Sarah Moody: So guess what, listeners, Next week she is publishing a brand  new book called The Burnout Challenge, all around managing people's  relationships with their jobs. So, it's coming out next week, which actually  means it came out this week because Christina and I are coming to you the  week before this actually gets published. So, look for the Burnout Challenge.  It's been published by Harvard, it's coming out on November 15th, and you're  gonna hear super high level how all of the research Christina has been doing  over the last 40 years can help you in your career. All right Christina, I, and I'm  sure our listeners, are dying to know, when you're not researching burnout, what  would our listeners find you doing?  

Christina Maslach: Oh my gosh. Uh, depends on the day and the time of day  and so forth, but, I love to go out hiking. I adore museums and the theater and  dance. In fact, as a child, I dreamed of being a ballerina and spent a long time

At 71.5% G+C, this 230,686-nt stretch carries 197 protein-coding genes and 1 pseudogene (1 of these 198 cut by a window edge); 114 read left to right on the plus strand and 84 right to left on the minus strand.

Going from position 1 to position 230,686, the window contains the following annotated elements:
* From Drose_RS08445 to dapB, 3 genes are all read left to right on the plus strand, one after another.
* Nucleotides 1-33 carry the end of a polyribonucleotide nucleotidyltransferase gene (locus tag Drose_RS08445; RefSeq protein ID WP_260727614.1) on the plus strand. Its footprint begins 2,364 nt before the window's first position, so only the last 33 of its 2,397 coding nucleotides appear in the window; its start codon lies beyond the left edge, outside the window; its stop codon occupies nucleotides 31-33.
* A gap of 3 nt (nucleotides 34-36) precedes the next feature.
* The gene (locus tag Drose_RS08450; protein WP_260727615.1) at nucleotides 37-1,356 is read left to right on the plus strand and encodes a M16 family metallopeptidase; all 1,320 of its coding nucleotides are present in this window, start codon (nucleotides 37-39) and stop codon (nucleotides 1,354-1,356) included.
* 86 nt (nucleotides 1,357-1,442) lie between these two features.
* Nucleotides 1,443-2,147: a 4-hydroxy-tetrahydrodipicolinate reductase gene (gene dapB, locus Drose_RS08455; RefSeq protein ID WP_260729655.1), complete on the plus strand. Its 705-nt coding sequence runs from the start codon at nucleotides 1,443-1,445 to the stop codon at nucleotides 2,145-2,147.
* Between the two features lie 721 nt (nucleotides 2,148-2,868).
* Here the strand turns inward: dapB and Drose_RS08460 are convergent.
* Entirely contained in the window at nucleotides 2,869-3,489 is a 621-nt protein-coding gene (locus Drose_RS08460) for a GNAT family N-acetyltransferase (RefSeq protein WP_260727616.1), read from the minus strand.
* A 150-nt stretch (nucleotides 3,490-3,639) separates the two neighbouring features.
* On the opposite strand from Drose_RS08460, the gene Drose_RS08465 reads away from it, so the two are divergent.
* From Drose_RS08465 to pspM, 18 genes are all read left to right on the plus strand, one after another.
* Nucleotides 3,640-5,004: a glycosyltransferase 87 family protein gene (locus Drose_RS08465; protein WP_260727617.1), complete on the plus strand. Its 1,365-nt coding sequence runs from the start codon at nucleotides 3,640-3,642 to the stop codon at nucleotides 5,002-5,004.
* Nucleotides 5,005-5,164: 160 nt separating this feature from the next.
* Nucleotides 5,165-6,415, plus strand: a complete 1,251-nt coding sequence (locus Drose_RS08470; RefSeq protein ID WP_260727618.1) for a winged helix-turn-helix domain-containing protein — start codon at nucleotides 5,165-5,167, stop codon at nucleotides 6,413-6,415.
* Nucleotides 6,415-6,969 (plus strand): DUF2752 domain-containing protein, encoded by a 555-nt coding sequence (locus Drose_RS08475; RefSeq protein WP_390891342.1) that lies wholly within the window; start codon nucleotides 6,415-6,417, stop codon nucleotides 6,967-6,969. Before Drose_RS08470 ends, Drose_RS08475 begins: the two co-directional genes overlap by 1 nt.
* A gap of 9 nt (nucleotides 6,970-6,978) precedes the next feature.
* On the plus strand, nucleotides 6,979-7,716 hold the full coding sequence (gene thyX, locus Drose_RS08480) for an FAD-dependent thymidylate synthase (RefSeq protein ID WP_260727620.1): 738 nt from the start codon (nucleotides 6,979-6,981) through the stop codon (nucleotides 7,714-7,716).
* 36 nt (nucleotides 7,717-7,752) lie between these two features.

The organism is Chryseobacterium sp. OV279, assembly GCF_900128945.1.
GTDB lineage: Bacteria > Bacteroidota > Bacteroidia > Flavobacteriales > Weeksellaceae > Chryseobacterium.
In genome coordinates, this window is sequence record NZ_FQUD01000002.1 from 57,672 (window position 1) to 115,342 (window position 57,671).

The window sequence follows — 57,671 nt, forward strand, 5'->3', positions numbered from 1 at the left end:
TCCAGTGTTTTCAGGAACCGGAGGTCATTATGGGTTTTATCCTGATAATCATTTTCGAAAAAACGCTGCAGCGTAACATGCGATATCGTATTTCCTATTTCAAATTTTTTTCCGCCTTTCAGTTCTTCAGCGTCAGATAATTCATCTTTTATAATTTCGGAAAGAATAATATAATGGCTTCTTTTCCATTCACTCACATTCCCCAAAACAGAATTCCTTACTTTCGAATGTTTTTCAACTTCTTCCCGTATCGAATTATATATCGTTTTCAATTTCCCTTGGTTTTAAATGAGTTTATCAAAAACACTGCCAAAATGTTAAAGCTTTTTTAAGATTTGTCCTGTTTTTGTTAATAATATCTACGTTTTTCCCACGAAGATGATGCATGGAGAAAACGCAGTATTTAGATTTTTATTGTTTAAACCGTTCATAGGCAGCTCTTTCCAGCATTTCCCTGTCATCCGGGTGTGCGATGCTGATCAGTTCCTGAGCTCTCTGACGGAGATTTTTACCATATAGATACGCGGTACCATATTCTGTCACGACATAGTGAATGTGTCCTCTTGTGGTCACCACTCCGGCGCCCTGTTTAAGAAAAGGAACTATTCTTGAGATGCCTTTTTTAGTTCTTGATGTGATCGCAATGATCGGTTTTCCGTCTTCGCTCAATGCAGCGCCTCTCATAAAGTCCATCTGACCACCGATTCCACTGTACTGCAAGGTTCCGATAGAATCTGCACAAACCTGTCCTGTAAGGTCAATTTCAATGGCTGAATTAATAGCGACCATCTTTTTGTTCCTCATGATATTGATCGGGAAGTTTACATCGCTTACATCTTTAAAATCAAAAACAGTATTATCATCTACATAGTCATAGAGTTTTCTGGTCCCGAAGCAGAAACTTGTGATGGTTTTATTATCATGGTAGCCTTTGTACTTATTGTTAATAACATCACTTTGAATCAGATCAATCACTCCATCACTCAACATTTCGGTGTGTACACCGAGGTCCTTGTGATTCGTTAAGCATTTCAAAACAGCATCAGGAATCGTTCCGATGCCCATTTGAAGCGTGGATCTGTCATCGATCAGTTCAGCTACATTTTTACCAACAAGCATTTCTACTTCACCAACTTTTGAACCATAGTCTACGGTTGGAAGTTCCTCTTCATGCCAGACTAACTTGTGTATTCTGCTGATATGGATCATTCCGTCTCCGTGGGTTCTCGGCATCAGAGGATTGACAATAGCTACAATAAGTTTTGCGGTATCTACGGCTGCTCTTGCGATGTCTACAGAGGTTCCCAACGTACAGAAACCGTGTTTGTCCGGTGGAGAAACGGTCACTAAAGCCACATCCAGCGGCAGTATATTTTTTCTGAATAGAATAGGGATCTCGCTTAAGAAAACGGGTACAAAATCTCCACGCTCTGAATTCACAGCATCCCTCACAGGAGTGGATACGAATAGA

doing that, and then deciding, nope, that actually wasn't the right thing. But I  ended up as a professor of psychology and I do get my onstage time, I guess,  but doing it, not dancing, talking about the things I've learned or teaching  psychology to big classes in the university. The other thing I would say you 

would find is me with somebody in the family- husband, children,  grandchildren. My third grandchild was just born this year; on Thursdays right  now I am babysitting while my daughter is back from maternity leave at her  museum job. So, we do a lot of stuff together, so that's fun.  

Sarah Moody: And your family's nearby as well?